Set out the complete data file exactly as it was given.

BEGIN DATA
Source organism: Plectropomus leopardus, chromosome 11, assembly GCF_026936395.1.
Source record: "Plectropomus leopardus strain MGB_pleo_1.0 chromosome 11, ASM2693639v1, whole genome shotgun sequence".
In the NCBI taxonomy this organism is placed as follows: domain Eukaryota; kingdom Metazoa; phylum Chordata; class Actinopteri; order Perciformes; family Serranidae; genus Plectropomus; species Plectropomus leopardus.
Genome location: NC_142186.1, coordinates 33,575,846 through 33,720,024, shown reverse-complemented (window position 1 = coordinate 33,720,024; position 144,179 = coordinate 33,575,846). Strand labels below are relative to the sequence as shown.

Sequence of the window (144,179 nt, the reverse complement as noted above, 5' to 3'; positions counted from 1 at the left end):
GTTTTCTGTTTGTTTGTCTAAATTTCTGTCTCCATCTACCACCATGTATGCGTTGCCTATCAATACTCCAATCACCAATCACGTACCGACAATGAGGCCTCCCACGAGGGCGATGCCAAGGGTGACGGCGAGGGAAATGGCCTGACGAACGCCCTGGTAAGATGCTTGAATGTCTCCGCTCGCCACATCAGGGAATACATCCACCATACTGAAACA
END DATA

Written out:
Source organism: Plectropomus leopardus, chromosome 11, assembly GCF_026936395.1.
Source record: "Plectropomus leopardus strain MGB_pleo_1.0 chromosome 11, ASM2693639v1, whole genome shotgun sequence".
In the NCBI taxonomy this organism is placed as follows: domain Eukaryota; kingdom Metazoa; phylum Chordata; class Actinopteri; order Perciformes; family Serranidae; genus Plectropomus; species Plectropomus leopardus.
Genome location: NC_142186.1, coordinates 33,575,846 through 33,720,024, shown reverse-complemented (window position 1 = coordinate 33,720,024; position 144,179 = coordinate 33,575,846). Strand labels below are relative to the sequence as shown.

Sequence of the window (144,179 nt, the reverse complement as noted above, 5' to 3'; positions counted from 1 at the left end):
GTTTTCTGTTTGTTTGTCTAAATTTCTGTCTCCATCTACCACCATGTATGCGTTGCCTATCAATACTCCAATCACCAATCACGTACCGACAATGAGGCCTCCCACGAGGGCGATGCCAAGGGTGACGGCGAGGGAAATGGCCTGACGAACGCCCTGGTAAGATGCTTGAATGTCTCCGCTCGCCACATCAGGGAATACATCCACCATACTGAAACA